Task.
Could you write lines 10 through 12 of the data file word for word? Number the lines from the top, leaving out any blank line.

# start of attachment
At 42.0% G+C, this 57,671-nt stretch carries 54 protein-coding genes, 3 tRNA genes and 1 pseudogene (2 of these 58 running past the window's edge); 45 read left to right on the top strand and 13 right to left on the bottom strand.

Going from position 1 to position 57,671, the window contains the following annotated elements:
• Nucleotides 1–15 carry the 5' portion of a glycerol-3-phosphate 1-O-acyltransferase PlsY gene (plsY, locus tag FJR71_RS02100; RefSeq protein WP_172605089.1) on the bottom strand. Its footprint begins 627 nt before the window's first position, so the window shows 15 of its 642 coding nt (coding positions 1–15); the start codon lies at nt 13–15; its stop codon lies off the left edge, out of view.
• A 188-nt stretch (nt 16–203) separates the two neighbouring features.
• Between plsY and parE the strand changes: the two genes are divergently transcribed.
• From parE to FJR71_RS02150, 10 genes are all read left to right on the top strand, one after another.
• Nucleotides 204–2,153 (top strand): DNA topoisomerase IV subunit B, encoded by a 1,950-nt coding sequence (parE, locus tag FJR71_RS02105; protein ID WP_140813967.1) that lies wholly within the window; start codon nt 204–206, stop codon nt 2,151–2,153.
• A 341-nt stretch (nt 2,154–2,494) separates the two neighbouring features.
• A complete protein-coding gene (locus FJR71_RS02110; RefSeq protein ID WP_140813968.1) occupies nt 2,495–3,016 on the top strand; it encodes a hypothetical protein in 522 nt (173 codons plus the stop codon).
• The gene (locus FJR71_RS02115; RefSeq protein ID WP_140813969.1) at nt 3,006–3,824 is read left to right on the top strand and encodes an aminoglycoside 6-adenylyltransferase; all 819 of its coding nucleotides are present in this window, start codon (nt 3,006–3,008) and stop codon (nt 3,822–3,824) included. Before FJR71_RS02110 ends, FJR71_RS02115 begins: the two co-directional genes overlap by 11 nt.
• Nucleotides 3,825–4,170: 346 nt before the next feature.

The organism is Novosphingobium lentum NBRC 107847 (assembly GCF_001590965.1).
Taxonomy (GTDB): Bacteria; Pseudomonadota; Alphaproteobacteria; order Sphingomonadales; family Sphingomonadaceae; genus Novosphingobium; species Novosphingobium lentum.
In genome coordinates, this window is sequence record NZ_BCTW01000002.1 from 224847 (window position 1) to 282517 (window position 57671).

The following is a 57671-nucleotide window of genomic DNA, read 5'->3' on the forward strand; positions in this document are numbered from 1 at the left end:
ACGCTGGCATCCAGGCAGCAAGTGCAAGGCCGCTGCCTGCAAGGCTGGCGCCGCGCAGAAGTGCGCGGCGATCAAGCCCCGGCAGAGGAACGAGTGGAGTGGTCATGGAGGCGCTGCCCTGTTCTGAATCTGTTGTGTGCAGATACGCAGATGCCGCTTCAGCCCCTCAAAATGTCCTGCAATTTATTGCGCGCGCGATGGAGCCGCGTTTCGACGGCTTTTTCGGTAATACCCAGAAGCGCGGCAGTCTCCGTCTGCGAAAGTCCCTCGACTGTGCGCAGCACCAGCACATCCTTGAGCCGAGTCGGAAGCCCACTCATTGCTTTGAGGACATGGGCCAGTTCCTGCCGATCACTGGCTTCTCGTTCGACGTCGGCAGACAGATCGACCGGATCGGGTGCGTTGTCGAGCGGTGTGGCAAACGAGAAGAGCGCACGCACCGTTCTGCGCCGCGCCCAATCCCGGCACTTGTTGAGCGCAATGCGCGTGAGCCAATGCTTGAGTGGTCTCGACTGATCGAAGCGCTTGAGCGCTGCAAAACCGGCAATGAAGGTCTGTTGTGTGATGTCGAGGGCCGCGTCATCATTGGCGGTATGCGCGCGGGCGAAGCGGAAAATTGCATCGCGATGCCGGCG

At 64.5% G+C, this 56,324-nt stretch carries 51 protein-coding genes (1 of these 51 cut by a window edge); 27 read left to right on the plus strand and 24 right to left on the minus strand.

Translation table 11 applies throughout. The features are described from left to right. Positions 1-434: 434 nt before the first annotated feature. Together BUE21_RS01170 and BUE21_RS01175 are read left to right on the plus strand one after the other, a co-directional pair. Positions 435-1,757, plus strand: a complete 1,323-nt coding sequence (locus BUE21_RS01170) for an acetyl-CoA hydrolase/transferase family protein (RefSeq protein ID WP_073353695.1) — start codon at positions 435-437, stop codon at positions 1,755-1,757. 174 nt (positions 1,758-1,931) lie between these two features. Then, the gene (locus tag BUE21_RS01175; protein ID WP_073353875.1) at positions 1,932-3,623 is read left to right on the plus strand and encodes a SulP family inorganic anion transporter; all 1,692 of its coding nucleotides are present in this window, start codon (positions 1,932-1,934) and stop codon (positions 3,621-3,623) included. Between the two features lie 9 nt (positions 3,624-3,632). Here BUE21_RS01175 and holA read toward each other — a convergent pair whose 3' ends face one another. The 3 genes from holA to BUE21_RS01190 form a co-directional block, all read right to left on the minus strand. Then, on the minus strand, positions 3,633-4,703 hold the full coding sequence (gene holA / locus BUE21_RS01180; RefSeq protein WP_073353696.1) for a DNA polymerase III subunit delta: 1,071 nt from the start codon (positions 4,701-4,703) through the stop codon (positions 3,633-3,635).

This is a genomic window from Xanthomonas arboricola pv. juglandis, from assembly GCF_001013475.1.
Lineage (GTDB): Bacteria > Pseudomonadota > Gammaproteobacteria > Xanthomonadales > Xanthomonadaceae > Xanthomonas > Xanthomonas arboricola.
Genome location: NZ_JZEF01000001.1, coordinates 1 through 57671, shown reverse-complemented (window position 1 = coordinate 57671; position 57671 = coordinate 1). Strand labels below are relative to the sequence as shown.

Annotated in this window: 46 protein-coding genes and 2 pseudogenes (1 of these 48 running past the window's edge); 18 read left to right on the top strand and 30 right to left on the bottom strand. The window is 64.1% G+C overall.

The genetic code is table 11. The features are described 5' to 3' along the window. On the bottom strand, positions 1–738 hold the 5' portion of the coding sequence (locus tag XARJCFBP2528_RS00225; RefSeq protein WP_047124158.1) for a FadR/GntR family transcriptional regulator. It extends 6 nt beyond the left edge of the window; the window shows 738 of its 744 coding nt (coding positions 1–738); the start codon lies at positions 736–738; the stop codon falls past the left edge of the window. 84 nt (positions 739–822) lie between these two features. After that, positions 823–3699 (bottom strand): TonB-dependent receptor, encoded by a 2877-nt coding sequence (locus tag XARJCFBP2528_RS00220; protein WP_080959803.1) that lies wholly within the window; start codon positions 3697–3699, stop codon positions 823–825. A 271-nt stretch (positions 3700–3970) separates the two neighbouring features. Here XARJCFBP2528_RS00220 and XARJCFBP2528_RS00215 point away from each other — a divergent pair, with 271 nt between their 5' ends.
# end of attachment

• The gene (locus FJR71_RS02115; RefSeq protein ID WP_140813969.1) at nt 3,006–3,824 is read left to right on the top strand and encodes an aminoglycoside 6-adenylyltransferase; all 819 of its coding nucleotides are present in this window, start codon (nt 3,006–3,008) and stop codon (nt 3,822–3,824) included. Before FJR71_RS02110 ends, FJR71_RS02115 begins: the two co-directional genes overlap by 11 nt.
• Nucleotides 3,825–4,170: 346 nt before the next feature.

The organism is Novosphingobium lentum NBRC 107847 (assembly GCF_001590965.1).